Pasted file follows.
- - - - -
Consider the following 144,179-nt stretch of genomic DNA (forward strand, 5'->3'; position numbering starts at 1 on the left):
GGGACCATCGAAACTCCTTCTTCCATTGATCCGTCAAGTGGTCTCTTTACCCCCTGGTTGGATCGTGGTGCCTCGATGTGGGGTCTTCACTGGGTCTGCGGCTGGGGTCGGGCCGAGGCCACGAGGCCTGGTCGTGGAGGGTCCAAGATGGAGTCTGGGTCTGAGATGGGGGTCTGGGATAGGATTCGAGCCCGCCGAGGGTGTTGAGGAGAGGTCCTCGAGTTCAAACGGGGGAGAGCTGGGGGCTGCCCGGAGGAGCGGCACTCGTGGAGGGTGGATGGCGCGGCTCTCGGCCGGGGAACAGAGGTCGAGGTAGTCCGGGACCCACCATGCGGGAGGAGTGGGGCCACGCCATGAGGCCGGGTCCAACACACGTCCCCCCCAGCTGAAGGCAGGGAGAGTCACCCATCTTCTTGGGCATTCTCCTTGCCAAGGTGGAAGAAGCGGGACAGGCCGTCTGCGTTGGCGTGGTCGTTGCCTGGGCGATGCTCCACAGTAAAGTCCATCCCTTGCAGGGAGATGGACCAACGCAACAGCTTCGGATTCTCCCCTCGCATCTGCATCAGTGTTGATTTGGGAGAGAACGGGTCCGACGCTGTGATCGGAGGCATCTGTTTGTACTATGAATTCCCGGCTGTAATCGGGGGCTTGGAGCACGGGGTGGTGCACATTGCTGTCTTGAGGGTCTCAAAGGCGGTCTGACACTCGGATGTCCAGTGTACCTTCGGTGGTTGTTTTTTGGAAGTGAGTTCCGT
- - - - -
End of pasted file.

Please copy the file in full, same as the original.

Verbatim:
Consider the following 144,179-nt stretch of genomic DNA (forward strand, 5'->3'; position numbering starts at 1 on the left):
GGGACCATCGAAACTCCTTCTTCCATTGATCCGTCAAGTGGTCTCTTTACCCCCTGGTTGGATCGTGGTGCCTCGATGTGGGGTCTTCACTGGGTCTGCGGCTGGGGTCGGGCCGAGGCCACGAGGCCTGGTCGTGGAGGGTCCAAGATGGAGTCTGGGTCTGAGATGGGGGTCTGGGATAGGATTCGAGCCCGCCGAGGGTGTTGAGGAGAGGTCCTCGAGTTCAAACGGGGGAGAGCTGGGGGCTGCCCGGAGGAGCGGCACTCGTGGAGGGTGGATGGCGCGGCTCTCGGCCGGGGAACAGAGGTCGAGGTAGTCCGGGACCCACCATGCGGGAGGAGTGGGGCCACGCCATGAGGCCGGGTCCAACACACGTCCCCCCCAGCTGAAGGCAGGGAGAGTCACCCATCTTCTTGGGCATTCTCCTTGCCAAGGTGGAAGAAGCGGGACAGGCCGTCTGCGTTGGCGTGGTCGTTGCCTGGGCGATGCTCCACAGTAAAGTCCATCCCTTGCAGGGAGATGGACCAACGCAACAGCTTCGGATTCTCCCCTCGCATCTGCATCAGTGTTGATTTGGGAGAGAACGGGTCCGACGCTGTGATCGGAGGCATCTGTTTGTACTATGAATTCCCGGCTGTAATCGGGGGCTTGGAGCACGGGGTGGTGCACATTGCTGTCTTGAGGGTCTCAAAGGCGGTCTGACACTCGGATGTCCAGTGTACCTTCGGTGGTTGTTTTTTGGAAGTGAGTTCCGT